The levee breach event of August 2005 was the worst civil engineering disaster in US history, yet the corps has shut down its IPET report webpage.
The Army Corps of Engineers has quietly removed its Katrina levee investigation (IPET) report from its website.
The reports from other major governmental investigations are still easily available on federal websites:
9/11 Commission (Sept 2001), Oklahoma City Bombing (April 1995), Waco Siege (April 1993), World Trade Center bombing (February 1993) and Ruby Ridge (August 1992)
But as of today, one can access the IPET report only by going to an LSU website, and only the final report and appendices can be accessed.
The IPET webpage that the Army Corps of Engineers shut down included all previous interim versions, all the basic information they used, all the appendices, and all the original drawings of the outfall canals.
Gray Line Tours has just announced a donation program associated with its Hurricane Katrina tour which visits our Flooded House Museum and our Levee Exhibit & Garden.
Each Hurricane Katrina tour participant can select one of five non-profit groups.
We are proud to learn that Gray Line has selected Levees.org as well as Lowernine.org, Habitat for Humanity, Coalition to Restore Coastal Louisiana and the SPCA as donation recipients.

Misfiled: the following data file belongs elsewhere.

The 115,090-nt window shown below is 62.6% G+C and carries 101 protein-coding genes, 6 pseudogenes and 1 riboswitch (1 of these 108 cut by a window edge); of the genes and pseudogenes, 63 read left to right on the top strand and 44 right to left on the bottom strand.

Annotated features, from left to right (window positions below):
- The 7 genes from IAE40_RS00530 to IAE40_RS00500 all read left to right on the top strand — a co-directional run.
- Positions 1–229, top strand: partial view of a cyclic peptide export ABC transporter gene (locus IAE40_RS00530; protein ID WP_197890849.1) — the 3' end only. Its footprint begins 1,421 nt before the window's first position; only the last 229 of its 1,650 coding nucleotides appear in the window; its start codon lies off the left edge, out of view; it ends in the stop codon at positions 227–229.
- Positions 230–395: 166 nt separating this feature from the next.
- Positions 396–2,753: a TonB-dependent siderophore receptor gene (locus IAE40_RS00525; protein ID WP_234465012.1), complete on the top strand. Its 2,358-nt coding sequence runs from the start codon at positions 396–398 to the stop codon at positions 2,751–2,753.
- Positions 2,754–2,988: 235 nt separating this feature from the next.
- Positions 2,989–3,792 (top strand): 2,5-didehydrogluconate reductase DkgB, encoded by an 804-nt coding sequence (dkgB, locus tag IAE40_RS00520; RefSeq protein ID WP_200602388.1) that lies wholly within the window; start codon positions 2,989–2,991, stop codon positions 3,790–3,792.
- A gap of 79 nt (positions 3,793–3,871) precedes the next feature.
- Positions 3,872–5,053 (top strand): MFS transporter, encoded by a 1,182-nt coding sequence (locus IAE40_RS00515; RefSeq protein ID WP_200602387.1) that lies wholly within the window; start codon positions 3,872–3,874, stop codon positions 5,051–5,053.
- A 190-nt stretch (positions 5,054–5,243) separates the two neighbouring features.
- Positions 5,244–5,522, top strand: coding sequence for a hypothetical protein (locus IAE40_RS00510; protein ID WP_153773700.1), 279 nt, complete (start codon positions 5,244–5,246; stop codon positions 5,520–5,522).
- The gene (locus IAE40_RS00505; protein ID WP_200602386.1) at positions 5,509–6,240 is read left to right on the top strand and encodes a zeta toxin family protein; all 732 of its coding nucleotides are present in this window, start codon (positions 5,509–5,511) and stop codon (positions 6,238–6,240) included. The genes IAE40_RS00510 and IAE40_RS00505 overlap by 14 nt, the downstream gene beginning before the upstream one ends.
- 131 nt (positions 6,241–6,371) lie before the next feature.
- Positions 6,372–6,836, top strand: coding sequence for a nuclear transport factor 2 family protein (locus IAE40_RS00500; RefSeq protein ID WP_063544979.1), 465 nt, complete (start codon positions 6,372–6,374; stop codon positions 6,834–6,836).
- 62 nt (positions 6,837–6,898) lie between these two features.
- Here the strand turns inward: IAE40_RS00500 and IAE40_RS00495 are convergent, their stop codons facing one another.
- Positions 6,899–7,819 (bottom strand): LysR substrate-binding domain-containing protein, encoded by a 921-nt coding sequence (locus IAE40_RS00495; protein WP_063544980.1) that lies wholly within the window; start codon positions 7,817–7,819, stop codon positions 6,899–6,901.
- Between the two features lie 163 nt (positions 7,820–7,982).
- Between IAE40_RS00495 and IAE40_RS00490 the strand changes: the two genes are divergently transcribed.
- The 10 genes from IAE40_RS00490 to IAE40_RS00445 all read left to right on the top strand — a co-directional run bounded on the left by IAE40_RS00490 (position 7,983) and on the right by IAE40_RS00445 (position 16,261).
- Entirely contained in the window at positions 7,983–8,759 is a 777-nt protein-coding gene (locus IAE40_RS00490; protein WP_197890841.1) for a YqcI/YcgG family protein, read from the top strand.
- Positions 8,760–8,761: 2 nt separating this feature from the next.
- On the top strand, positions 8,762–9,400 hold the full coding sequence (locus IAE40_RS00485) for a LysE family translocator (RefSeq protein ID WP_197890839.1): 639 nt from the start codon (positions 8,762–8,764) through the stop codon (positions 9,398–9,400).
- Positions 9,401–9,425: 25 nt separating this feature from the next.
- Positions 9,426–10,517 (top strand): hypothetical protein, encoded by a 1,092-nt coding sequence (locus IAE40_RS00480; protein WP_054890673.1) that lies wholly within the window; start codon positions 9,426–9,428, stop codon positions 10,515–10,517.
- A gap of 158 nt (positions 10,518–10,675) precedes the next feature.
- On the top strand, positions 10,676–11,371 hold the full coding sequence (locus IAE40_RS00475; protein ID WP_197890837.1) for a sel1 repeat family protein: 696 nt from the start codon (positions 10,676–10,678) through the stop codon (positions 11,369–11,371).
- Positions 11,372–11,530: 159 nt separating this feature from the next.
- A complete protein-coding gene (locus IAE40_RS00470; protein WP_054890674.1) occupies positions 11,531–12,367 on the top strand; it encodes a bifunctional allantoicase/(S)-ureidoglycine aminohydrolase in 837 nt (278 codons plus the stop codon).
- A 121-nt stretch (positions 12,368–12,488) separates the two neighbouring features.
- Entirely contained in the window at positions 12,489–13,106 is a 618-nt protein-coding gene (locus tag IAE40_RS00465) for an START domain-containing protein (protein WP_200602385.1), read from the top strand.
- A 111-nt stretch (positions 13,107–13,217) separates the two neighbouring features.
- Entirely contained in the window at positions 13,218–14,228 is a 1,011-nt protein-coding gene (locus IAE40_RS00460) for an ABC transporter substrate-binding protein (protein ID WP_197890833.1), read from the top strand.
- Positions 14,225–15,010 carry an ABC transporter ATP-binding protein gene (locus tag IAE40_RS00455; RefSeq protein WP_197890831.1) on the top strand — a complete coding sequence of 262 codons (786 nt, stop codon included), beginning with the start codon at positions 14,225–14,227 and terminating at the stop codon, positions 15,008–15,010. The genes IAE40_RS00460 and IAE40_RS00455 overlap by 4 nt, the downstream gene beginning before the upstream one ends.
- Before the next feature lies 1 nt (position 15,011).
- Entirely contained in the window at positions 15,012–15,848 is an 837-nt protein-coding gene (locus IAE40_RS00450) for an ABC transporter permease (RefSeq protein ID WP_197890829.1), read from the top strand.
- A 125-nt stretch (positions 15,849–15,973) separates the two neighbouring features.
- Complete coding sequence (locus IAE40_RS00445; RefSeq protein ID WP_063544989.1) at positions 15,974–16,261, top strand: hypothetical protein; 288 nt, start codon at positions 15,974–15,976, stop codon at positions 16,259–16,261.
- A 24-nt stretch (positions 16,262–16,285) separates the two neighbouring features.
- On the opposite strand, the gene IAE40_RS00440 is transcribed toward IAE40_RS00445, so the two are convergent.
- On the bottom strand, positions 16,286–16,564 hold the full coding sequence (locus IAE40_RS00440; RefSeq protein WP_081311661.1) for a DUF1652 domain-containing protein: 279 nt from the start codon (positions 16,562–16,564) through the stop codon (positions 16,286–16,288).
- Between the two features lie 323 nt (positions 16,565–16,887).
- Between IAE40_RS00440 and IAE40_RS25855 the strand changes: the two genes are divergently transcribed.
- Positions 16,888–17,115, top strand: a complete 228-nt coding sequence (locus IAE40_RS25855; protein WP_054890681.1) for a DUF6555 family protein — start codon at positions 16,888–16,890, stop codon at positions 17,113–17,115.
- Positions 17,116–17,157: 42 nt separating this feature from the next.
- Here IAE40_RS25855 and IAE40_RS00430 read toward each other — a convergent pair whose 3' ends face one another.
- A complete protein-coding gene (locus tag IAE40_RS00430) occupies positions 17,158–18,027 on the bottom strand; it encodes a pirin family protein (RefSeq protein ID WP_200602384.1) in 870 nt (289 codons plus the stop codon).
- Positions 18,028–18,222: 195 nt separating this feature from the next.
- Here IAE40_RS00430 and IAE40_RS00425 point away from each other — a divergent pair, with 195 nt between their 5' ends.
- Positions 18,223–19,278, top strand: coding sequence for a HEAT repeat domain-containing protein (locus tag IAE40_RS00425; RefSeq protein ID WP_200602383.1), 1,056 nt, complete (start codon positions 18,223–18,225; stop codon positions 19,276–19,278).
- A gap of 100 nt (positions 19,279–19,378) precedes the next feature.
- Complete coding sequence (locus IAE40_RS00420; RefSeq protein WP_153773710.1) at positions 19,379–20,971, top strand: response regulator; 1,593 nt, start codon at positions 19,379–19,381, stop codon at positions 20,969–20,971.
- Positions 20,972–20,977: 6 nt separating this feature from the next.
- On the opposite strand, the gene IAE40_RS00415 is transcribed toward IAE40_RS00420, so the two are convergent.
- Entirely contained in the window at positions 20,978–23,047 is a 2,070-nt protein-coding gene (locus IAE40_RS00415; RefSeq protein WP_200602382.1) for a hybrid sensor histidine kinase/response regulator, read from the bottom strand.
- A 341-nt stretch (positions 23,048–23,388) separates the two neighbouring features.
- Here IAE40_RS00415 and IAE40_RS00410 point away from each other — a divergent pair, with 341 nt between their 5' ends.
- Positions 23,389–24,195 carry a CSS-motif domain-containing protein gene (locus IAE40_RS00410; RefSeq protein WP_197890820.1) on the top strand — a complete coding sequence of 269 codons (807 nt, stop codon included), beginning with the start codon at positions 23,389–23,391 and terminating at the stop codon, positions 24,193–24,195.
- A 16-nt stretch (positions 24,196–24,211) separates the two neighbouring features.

The donated funds will help maintain Levees.org’s two properties at 4918 and 5000 Warrington Drive in Gentilly.
Levees.org encourages its supporters to recommend Gray Line’s Hurricane Katrina tour for family and friends visiting from out of town. Each visitor comes away with new knowledge about the worst civil engineering disaster in US history.
UPDATE: New Orleans was spared a super-high river event because Tropical Storm Barry failed to organize quickly. But the question remains: why is there a 300-yard plus gap in the Mississippi River levee at the Army Corps of Engineers headquarters?
According to the National Levee Data Base, there is a 300-yard plus gap in the Mississippi River levee at the Army Corps of Engineers headquarters on Leake Avenue.
On Thursday, July 11, 2019, founder Sandy Rosenthal spoke to CBS Evening News about the danger this gap posed to the nearby Black Pearl neighborhood and to the main basin of New Orleans.